Winter Solstice Reflections with Billy S:
The winter solstice was this past Saturday and this begins the winter season. It is a pivot point from which the light will grow stronger and brighter. The longest night and shortest day of the year are followed by a renewal of the sun as days get longer. On this day the sun takes its lowest arc across the sky. On this day the sun sets farthest south on the horizon. Creating a meaningful winter solstice celebration can help us cultivate a deeper connection with nature, family, friends and community.
The winter solstice can be a beautiful reminder that our lives are part of a larger order that’s always changing and renewing. A way to bring warmth, light and cheerfulness into the dark time of the year.
For many millennia humans have marked this sacred time in the yearly cycle of life. The winter solstice can serve as a touchstone to help us cultivate an attitude of receptiveness and appreciation that will carry us through the holiday season.
Reflect on the stillness of the day by cultivating stillness in yourself. Spend more time listening, watching and honoring the slower, quieter rhythm of the season.
Darkness and night are times of rest, dreaming, healing and growth. Seeds must be put into the dark earth in order to send out roots and push up new shoots. Native plants bloom now so that their seeds will be formed and fall to the ground early enough in spring to take advantage of the rains. Plant a seed for a more intuitive, simpler and natural holiday season.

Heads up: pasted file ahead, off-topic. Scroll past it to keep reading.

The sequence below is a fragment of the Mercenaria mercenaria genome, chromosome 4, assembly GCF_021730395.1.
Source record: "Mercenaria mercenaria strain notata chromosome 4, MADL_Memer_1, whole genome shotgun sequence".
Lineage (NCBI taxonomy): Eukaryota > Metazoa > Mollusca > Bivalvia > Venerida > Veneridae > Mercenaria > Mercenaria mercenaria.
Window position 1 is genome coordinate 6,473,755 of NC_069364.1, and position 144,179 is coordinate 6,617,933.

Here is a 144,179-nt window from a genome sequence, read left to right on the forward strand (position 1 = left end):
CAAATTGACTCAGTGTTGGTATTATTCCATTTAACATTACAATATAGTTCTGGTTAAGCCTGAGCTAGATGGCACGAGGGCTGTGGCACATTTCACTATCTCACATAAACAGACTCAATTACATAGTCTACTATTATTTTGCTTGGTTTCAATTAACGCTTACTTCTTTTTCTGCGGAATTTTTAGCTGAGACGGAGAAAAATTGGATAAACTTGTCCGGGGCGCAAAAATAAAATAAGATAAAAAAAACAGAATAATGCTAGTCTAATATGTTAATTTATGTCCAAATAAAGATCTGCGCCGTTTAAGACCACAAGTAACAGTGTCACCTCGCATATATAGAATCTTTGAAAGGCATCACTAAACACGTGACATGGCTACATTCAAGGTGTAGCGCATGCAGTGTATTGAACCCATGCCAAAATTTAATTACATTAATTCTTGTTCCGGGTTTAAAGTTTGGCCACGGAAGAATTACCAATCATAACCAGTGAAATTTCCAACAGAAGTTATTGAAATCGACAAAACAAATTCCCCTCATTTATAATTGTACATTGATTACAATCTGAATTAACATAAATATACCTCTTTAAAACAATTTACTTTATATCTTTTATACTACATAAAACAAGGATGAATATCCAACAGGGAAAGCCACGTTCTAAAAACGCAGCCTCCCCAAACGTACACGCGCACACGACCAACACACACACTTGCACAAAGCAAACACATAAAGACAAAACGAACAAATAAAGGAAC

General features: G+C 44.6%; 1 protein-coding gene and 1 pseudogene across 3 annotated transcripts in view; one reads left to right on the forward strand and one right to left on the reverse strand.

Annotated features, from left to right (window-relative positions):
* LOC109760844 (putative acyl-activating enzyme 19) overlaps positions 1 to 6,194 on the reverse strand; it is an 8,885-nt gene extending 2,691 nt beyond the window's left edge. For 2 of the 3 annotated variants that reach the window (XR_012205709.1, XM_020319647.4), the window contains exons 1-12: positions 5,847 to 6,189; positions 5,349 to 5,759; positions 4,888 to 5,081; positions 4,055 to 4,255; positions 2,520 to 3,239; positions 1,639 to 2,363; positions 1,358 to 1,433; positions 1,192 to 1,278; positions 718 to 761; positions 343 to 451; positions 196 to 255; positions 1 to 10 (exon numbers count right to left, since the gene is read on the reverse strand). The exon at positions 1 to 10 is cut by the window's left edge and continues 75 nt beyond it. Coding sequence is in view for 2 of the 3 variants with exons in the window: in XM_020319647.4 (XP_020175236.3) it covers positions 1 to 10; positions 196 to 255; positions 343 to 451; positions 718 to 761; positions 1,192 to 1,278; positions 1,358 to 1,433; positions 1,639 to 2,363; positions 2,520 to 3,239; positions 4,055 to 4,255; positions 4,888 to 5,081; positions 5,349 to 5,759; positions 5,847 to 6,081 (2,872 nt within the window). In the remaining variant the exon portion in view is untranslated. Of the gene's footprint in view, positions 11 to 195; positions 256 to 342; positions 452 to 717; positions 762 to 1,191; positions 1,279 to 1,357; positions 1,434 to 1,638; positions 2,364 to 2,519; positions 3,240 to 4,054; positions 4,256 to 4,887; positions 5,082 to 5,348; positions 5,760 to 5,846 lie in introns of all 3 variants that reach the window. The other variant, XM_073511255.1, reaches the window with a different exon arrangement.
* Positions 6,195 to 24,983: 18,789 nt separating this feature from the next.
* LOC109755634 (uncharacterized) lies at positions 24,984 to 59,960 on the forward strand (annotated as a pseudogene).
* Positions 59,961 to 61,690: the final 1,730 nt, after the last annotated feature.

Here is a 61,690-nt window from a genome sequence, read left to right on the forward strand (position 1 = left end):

If you want to change something in your life or something about yourself the winter solstice is a good time to work on it.
This longest night can be a time of journeying deep into our inner dreamtime to bring forth a dream that can help us in the new year. A new year with fresh possibilities reborn in us all.
The Winter Solstice is:
A chance to clean house, both inner and outer.
A time for reflection, rest and renewal.
A time for feeding the spirit and nurturing the soul.
Stay in tune with nature!
My Christmas Eve:
There are some stories that truly speak to the heart and retired Ohio State Trooper Bob Welsh’s touching poem, “My Christmas Eve”, is certainly one of them…
Christmas Trees From Around The World:
The Capitol Christmas tree in Washington , D.C. is decorated with 3,000
ornaments that are the handiwork of U.S. schoolchildren. Encircling
evergreens in the ‘Pathway of Peace’ represent the 50 U.S. states.
The world’s largest Christmas tree display rises up the slopes
of Monte Ingino outside of Gubbio, in Italy ‘s Umbria region.
Composed of about 500 lights connected by 40,000 feet of wire,